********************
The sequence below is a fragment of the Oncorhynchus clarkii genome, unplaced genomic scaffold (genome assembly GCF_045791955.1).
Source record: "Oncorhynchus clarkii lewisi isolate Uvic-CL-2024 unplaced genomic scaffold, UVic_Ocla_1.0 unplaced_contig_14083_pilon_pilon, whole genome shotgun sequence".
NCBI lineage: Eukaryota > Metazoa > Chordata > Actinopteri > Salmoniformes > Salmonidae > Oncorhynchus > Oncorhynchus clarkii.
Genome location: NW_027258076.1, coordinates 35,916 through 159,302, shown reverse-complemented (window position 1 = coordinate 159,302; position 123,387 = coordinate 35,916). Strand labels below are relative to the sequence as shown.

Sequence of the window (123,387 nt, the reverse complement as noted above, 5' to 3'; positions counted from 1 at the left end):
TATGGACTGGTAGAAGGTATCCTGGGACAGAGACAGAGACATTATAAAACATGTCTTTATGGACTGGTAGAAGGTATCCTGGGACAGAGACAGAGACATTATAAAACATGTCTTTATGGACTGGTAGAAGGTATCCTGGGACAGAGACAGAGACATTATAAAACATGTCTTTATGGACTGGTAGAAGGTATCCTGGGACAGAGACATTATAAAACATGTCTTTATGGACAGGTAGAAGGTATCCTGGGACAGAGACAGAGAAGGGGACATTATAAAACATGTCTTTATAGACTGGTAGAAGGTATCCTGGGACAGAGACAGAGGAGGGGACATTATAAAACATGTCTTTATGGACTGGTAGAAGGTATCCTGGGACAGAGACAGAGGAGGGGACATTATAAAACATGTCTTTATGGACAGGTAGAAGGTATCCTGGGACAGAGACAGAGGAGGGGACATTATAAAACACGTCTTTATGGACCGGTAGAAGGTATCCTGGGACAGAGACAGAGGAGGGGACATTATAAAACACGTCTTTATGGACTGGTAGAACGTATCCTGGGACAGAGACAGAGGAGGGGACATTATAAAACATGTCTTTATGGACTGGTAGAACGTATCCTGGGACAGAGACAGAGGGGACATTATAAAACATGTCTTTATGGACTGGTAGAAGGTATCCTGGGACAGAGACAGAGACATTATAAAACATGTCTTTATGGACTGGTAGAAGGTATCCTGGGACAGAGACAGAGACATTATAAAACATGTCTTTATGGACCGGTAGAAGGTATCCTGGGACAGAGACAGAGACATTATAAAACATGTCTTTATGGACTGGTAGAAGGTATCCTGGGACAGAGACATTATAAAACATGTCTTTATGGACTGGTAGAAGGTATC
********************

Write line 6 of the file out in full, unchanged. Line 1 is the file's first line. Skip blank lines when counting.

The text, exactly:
TATGGACTGGTAGAAGGTATCCTGGGACAGAGACAGAGACATTATAAAACATGTCTTTATGGACTGGTAGAAGGTATCCTGGGACAGAGACAGAGACATTATAAAACATGTCTTTATGGACTGGTAGAAGGTATCCTGGGACAGAGACAGAGACATTATAAAACATGTCTTTATGGACTGGTAGAAGGTATCCTGGGACAGAGACATTATAAAACATGTCTTTATGGACAGGTAGAAGGTATCCTGGGACAGAGACAGAGAAGGGGACATTATAAAACATGTCTTTATAGACTGGTAGAAGGTATCCTGGGACAGAGACAGAGGAGGGGACATTATAAAACATGTCTTTATGGACTGGTAGAAGGTATCCTGGGACAGAGACAGAGGAGGGGACATTATAAAACATGTCTTTATGGACAGGTAGAAGGTATCCTGGGACAGAGACAGAGGAGGGGACATTATAAAACACGTCTTTATGGACCGGTAGAAGGTATCCTGGGACAGAGACAGAGGAGGGGACATTATAAAACACGTCTTTATGGACTGGTAGAACGTATCCTGGGACAGAGACAGAGGAGGGGACATTATAAAACATGTCTTTATGGACTGGTAGAACGTATCCTGGGACAGAGACAGAGGGGACATTATAAAACATGTCTTTATGGACTGGTAGAAGGTATCCTGGGACAGAGACAGAGACATTATAAAACATGTCTTTATGGACTGGTAGAAGGTATCCTGGGACAGAGACAGAGACATTATAAAACATGTCTTTATGGACCGGTAGAAGGTATCCTGGGACAGAGACAGAGACATTATAAAACATGTCTTTATGGACTGGTAGAAGGTATCCTGGGACAGAGACATTATAAAACATGTCTTTATGGACTGGTAGAAGGTATC